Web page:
Footage shows the Thurrock heritage site preparing for D-Day

A Second World War army camp where troops were preparing for the D-Day invasion is shown in RAF aerial photographs shared by historians researching an Essex heritage site. Historic England has analyzed over 300 photographs of the changing landscape of Grade II registered Belhus Park at Thurrock from 1929 to the present day, and has now published some of them.

RAF aerial footage taken in April 1944 shows a military camp in the park, with tents and temporary buildings. Known as Marshalling Area S, the park temporarily housed part of the follow-on Force L, which landed on British Normandy beaches in the days after D-Day.

They included members of the 51st (Highland) Division who embarked from ports such as Tilbury in the Thames Estuary, reaching Normandy from 7 June 1944. Camp headquarters would have been based in the former mansion, Belhus House, which was demolished in 1957.

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Over 300 small circular bell tents were used as accommodation for the soldiers, many of which were hidden from overhead view by trees. The photographs also show small cores of tents and buildings which may have been used for washing and eating facilities or possibly sergeants quarters.

A soccer field and another smaller sports field are visible to the north of the park. The east-west path from Belhus House to the edge of the park, visible on an 1897 Ordnance Survey map, appears to have been hardened and improved, perhaps to support the volume of military vehicles traveling through the park.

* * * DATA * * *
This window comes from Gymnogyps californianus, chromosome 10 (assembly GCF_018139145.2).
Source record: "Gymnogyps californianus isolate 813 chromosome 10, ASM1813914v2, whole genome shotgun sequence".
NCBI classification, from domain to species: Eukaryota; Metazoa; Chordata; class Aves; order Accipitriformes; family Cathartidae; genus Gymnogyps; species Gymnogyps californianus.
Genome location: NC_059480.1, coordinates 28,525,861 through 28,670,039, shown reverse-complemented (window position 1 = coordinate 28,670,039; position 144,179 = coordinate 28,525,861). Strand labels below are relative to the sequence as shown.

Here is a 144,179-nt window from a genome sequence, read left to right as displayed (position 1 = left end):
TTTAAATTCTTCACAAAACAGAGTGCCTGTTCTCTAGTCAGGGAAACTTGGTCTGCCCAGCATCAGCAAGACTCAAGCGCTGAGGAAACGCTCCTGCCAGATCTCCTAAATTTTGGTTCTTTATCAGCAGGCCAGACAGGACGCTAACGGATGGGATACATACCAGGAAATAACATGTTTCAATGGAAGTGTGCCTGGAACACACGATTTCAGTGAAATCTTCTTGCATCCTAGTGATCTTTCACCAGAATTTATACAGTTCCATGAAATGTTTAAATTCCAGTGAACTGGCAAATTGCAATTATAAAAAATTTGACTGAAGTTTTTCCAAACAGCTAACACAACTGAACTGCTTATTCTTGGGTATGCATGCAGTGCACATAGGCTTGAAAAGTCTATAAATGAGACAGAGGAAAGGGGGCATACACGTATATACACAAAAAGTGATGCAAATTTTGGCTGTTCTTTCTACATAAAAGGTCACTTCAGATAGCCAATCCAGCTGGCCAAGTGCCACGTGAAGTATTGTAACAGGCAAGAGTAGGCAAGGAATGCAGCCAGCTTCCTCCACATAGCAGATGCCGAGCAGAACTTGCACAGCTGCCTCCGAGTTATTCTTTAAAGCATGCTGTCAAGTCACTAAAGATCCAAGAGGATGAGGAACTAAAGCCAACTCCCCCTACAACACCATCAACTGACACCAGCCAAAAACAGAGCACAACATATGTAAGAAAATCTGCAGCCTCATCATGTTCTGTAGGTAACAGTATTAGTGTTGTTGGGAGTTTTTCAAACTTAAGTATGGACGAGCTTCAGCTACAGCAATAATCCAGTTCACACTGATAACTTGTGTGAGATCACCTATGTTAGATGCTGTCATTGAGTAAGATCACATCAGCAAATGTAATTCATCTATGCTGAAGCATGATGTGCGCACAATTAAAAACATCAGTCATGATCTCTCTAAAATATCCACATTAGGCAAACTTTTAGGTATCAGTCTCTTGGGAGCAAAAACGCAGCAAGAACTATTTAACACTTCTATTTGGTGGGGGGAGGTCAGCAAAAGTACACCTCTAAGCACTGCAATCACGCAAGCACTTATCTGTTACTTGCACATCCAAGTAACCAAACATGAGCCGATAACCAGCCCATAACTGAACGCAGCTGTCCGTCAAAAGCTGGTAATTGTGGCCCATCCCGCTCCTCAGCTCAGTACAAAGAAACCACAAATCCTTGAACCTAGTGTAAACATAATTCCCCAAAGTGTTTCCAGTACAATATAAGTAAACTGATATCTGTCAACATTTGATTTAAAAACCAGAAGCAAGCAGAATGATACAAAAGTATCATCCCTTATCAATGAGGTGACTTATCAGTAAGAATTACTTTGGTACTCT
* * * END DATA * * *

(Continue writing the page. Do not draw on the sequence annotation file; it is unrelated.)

It is not known whether the park was used as a training camp before 1944 or how long some of the troops had already been stationed there. Images taken in July 1944 show that many small bell tents had disappeared, but more had been erected, along with new buildings and oblong tents.

Belhus House in Thurrock

There appears to be more vehicles in the park and new small ditches located near the tents which could be weapons pits. Bomb craters are visible in aerial photographs of the park, but there is no obvious damage to the roof of the mansion in the 1944 images.

Photographs from May 1946 show the layout had changed, but ground markings indicate that up to 400 tents had been erected in the park at one time. It is not known whether this post-war camp was used to house soldiers awaiting demobilization, or as a camp for displaced persons or a camp for prisoners of war.

The buildings remained in the park in 1955. By 1961 they were all gone.

Amanda Dickson, aerial surveyor and mapping surveyor, said: ‘It was fascinating to see the development of the Second World War military camp at Belhus, in historic RAF photographs, and to wonder about the many lives and stories of military personnel based there during the war. I am particularly curious about these people who lived and operated in Belhus Park just before an RAF plane flew overhead and took the picture on May 1, 1946.”

To share images or memories of the Belhus Park estate, email [email protected]

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